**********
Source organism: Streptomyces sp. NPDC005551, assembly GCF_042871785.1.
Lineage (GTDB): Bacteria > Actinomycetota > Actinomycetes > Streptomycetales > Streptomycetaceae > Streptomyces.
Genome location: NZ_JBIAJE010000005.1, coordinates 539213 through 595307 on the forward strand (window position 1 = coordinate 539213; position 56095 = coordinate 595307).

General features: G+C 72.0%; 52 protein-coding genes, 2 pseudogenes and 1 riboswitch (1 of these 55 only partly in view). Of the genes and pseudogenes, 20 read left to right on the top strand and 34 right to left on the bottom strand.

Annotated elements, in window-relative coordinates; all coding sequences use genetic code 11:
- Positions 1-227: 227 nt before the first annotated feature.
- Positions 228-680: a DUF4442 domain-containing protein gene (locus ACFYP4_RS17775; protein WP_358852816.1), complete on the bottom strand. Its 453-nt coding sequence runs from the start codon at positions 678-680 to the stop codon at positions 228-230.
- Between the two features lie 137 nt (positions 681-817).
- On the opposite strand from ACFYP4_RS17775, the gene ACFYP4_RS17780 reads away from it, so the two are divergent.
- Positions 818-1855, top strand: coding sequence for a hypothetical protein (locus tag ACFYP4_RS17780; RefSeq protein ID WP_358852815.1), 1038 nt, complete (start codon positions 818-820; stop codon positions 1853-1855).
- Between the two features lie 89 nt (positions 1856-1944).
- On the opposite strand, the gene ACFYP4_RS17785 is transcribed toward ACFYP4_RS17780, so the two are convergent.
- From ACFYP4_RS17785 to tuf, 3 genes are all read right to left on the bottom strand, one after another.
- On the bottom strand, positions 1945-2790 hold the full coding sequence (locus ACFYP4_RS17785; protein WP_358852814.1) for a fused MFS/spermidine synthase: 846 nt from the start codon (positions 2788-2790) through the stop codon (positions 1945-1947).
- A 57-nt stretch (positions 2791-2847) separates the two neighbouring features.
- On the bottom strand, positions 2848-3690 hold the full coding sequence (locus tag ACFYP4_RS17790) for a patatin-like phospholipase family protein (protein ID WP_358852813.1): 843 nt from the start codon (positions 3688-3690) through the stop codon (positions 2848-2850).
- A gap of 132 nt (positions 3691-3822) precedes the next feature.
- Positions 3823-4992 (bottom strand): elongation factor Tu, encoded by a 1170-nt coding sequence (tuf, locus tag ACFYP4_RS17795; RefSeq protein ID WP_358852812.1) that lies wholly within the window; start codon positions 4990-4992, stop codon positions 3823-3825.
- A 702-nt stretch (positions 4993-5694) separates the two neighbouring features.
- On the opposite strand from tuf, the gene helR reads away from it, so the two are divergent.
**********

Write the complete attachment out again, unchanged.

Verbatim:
Source organism: Streptomyces sp. NPDC005551, assembly GCF_042871785.1.
Lineage (GTDB): Bacteria > Actinomycetota > Actinomycetes > Streptomycetales > Streptomycetaceae > Streptomyces.
Genome location: NZ_JBIAJE010000005.1, coordinates 539213 through 595307 on the forward strand (window position 1 = coordinate 539213; position 56095 = coordinate 595307).

General features: G+C 72.0%; 52 protein-coding genes, 2 pseudogenes and 1 riboswitch (1 of these 55 only partly in view). Of the genes and pseudogenes, 20 read left to right on the top strand and 34 right to left on the bottom strand.

Annotated elements, in window-relative coordinates; all coding sequences use genetic code 11:
- Positions 1-227: 227 nt before the first annotated feature.
- Positions 228-680: a DUF4442 domain-containing protein gene (locus ACFYP4_RS17775; protein WP_358852816.1), complete on the bottom strand. Its 453-nt coding sequence runs from the start codon at positions 678-680 to the stop codon at positions 228-230.
- Between the two features lie 137 nt (positions 681-817).
- On the opposite strand from ACFYP4_RS17775, the gene ACFYP4_RS17780 reads away from it, so the two are divergent.
- Positions 818-1855, top strand: coding sequence for a hypothetical protein (locus tag ACFYP4_RS17780; RefSeq protein ID WP_358852815.1), 1038 nt, complete (start codon positions 818-820; stop codon positions 1853-1855).
- Between the two features lie 89 nt (positions 1856-1944).
- On the opposite strand, the gene ACFYP4_RS17785 is transcribed toward ACFYP4_RS17780, so the two are convergent.
- From ACFYP4_RS17785 to tuf, 3 genes are all read right to left on the bottom strand, one after another.
- On the bottom strand, positions 1945-2790 hold the full coding sequence (locus ACFYP4_RS17785; protein WP_358852814.1) for a fused MFS/spermidine synthase: 846 nt from the start codon (positions 2788-2790) through the stop codon (positions 1945-1947).
- A 57-nt stretch (positions 2791-2847) separates the two neighbouring features.
- On the bottom strand, positions 2848-3690 hold the full coding sequence (locus tag ACFYP4_RS17790) for a patatin-like phospholipase family protein (protein ID WP_358852813.1): 843 nt from the start codon (positions 3688-3690) through the stop codon (positions 2848-2850).
- A gap of 132 nt (positions 3691-3822) precedes the next feature.
- Positions 3823-4992 (bottom strand): elongation factor Tu, encoded by a 1170-nt coding sequence (tuf, locus tag ACFYP4_RS17795; RefSeq protein ID WP_358852812.1) that lies wholly within the window; start codon positions 4990-4992, stop codon positions 3823-3825.
- A 702-nt stretch (positions 4993-5694) separates the two neighbouring features.
- On the opposite strand from tuf, the gene helR reads away from it, so the two are divergent.